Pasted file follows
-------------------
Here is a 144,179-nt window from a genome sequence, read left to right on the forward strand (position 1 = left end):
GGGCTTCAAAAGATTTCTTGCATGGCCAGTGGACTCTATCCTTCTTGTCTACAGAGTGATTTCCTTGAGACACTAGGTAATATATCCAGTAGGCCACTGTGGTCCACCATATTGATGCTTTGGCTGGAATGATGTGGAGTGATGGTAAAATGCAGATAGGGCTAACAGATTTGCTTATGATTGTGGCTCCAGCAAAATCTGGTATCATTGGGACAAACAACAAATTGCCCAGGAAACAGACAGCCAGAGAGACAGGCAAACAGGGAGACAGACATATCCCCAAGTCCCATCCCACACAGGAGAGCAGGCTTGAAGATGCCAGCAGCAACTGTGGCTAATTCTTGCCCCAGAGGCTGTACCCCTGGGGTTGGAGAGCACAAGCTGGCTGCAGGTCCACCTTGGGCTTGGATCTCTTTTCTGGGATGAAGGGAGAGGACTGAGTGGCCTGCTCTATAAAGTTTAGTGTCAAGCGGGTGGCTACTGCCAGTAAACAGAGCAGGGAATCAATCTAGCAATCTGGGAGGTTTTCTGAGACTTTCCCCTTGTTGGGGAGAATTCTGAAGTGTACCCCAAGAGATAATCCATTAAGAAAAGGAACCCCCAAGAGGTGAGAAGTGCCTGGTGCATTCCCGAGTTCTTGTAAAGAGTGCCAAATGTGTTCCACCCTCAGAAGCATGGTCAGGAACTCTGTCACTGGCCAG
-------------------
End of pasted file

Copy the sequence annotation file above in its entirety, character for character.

Here is a 144,179-nt window from a genome sequence, read left to right on the forward strand (position 1 = left end):
GGGCTTCAAAAGATTTCTTGCATGGCCAGTGGACTCTATCCTTCTTGTCTACAGAGTGATTTCCTTGAGACACTAGGTAATATATCCAGTAGGCCACTGTGGTCCACCATATTGATGCTTTGGCTGGAATGATGTGGAGTGATGGTAAAATGCAGATAGGGCTAACAGATTTGCTTATGATTGTGGCTCCAGCAAAATCTGGTATCATTGGGACAAACAACAAATTGCCCAGGAAACAGACAGCCAGAGAGACAGGCAAACAGGGAGACAGACATATCCCCAAGTCCCATCCCACACAGGAGAGCAGGCTTGAAGATGCCAGCAGCAACTGTGGCTAATTCTTGCCCCAGAGGCTGTACCCCTGGGGTTGGAGAGCACAAGCTGGCTGCAGGTCCACCTTGGGCTTGGATCTCTTTTCTGGGATGAAGGGAGAGGACTGAGTGGCCTGCTCTATAAAGTTTAGTGTCAAGCGGGTGGCTACTGCCAGTAAACAGAGCAGGGAATCAATCTAGCAATCTGGGAGGTTTTCTGAGACTTTCCCCTTGTTGGGGAGAATTCTGAAGTGTACCCCAAGAGATAATCCATTAAGAAAAGGAACCCCCAAGAGGTGAGAAGTGCCTGGTGCATTCCCGAGTTCTTGTAAAGAGTGCCAAATGTGTTCCACCCTCAGAAGCATGGTCAGGAACTCTGTCACTGGCCAG